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Fight against HIV not slowing down

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Minister of Health Joseph Phaahla
Minister of Health Joseph Phaahla
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The Free State has made significant strides in terms of attaining a threshold of HIV/AIDS testing and the provision of treatment in the fight against the pandemic.

This is according to Minster of Health Joseph Phaahla, who delivered a keynote address reflecting on the province’s progress on this matter on World Aids Day, observed on Thursday (01/12). The province’s event was held at the Dr Petrus Molemela Stadium in Bloemfontein.

“Equalise and integrate to end AIDS” is this year’s theme, reflecting the gravity of the pandemic’s impact on marginalised communities.

Phaahla said the Free State has already surpassed the 94% threshold. Credit has been given to private-public partnership for these strides made.

He said as of 2021, 85% of people living with HIV knew their status and 88% of them were receiving treatment. He said 92% of people living with the virus and who were on treatment had the virus under control.

“The overall population served by the public and private sectors in the province is now at 94%. People who are living with HIV, who know their status, is at 86% and are on antiretroviral treatment; and 92% of those who are on treatment are virally suppressed,” he said.

According to Phaahla, this progress was key in bolstering the country’s fight in eliminating AIDS as a global health threat by 2030, as set by the Joint United Nations Programme on HIV and AIDS (UNAIDS) - the advocate for accelerated, comprehensive and coordinated global action on the HIV/AIDS pandemic.

However, Phaahla pointed out that the Xhariep and Lejweleputswa districts in the Free State’s results demonstrate that people with HIV and on treatment fare poorly when the target is focused on viral suppression.

“We must urgently intervene to create a balance among the targets in order to achieve zero new infections by 2030. This includes ensuring that services are brought closer to the people and that our health facilities are adequately resourced with medicine and related necessities,” said Phaahla.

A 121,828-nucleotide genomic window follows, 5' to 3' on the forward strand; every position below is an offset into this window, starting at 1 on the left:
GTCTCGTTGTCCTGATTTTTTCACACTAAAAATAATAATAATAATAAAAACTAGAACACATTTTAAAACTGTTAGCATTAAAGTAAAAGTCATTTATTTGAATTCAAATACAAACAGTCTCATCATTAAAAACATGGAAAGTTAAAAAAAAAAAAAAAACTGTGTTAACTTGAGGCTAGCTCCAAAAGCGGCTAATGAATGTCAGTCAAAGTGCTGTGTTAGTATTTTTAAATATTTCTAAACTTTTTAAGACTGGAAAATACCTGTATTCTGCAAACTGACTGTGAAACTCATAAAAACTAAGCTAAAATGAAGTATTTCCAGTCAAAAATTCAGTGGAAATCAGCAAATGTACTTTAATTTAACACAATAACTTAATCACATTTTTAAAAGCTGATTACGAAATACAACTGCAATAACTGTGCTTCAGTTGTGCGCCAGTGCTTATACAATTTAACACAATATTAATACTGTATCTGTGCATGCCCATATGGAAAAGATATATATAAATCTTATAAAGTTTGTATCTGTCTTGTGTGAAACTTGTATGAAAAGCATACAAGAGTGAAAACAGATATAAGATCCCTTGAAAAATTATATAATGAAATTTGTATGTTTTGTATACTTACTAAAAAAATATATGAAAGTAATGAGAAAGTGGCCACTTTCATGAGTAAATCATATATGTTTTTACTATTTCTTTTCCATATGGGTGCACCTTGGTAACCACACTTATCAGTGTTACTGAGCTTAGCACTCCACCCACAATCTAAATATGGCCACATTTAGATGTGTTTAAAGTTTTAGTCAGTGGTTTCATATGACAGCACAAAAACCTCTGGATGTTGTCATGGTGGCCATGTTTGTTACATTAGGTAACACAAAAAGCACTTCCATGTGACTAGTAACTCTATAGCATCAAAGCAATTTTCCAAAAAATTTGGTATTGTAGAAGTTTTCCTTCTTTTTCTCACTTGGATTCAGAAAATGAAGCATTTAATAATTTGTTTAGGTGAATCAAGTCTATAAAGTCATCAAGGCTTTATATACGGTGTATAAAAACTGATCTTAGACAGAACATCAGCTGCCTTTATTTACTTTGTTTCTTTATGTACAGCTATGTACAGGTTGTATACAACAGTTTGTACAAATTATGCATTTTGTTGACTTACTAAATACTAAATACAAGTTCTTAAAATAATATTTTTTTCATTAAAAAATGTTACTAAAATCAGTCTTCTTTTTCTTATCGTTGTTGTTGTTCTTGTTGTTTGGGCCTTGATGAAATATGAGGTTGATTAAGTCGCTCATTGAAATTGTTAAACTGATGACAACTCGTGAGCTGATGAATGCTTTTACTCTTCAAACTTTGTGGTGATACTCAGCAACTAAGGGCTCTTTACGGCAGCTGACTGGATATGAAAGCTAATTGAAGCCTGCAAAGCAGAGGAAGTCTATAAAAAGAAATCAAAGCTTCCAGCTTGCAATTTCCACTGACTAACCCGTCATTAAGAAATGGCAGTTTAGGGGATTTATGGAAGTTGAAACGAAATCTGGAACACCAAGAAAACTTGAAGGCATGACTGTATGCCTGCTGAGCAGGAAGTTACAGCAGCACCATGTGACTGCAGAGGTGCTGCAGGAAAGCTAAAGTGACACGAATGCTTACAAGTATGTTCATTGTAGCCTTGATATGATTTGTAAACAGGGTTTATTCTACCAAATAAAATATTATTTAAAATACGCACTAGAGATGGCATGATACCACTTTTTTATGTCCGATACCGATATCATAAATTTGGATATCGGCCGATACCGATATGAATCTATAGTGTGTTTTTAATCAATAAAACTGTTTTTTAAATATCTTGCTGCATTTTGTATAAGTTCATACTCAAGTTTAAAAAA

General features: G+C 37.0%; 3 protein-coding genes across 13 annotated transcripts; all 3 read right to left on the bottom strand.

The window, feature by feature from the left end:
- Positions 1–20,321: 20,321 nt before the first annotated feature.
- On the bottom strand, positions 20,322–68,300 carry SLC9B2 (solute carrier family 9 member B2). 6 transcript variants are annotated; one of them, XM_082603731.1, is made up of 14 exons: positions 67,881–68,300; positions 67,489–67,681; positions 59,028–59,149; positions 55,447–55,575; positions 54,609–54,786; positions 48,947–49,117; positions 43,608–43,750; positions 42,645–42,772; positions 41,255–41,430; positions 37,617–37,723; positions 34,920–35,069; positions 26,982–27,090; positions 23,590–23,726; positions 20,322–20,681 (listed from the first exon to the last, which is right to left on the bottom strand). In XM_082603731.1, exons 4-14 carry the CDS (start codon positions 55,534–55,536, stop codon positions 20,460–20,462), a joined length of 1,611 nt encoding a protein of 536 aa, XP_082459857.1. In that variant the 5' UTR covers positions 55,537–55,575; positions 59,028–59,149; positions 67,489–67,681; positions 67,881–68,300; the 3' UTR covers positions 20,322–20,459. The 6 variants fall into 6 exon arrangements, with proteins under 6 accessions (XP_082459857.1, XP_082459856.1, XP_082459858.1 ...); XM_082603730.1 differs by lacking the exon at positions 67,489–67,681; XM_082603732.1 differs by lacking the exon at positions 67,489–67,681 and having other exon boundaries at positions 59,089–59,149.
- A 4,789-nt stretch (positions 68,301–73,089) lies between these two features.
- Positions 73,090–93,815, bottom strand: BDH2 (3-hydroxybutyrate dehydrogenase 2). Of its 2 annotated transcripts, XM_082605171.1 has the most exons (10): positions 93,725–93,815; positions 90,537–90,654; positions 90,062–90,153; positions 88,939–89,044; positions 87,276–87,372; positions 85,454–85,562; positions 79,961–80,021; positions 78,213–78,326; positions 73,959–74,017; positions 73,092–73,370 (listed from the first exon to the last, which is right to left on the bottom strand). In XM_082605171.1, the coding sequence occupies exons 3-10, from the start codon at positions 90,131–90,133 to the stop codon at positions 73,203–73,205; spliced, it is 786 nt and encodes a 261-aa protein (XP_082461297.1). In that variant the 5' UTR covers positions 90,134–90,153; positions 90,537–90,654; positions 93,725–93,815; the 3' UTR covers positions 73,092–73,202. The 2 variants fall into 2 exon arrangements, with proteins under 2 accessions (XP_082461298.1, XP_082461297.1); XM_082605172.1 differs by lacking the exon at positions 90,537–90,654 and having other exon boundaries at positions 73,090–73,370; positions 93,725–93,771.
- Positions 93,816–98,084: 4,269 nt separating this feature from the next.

He said despite the fact that the country’s HIV prevalence had remained stable at 13,5% over the last five years, the number of people living with HIV continues to rise every year as the country’s population grows. The increase is blamed on new infections due to unprotected sexual behaviour.

Phaahla revealed that the Free State still has high prevalence.

“As seen in 2021, the Free State is among the provinces with the highest HIV prevalence rate, at 14,8%; with KwaZulu-Natal at 18,3% and Mpumalanga at 15,9%,” he said.

The Western Cape had the lowest at 8,3%, followed by the Northern Cape at 10%.

“These new HIV infections occur in young people aged between 15 and 24 years. According to research done through the Thembisa 4.3 model, in 2019 there were roughly 14 000 new infections in young males and 55 000 in young women.

“According to research, the majority of our burden falls on black Africans, with crucial and vulnerable populations being disproportionately excluded from accessing health care. In light of these numbers, we need to keep working together across all sectors to raise awareness and improve our messages about prevention and sticking to treatment.”

Phaahla said in efforts of fighting the new infection rate, the South African National AIDS Council (SANAC) launched the South African National Youth HIV Prevention Strategy in June, as a three-year youth HIV prevention campaign. This strategy is designed to target young people, particularly adolescent girls, who are most vulnerable to new infections.

“ . . .as of 2021, 85% of people living with HIV knew their status and 88% of them were receiving treatment.”

– Joseph Phaahla

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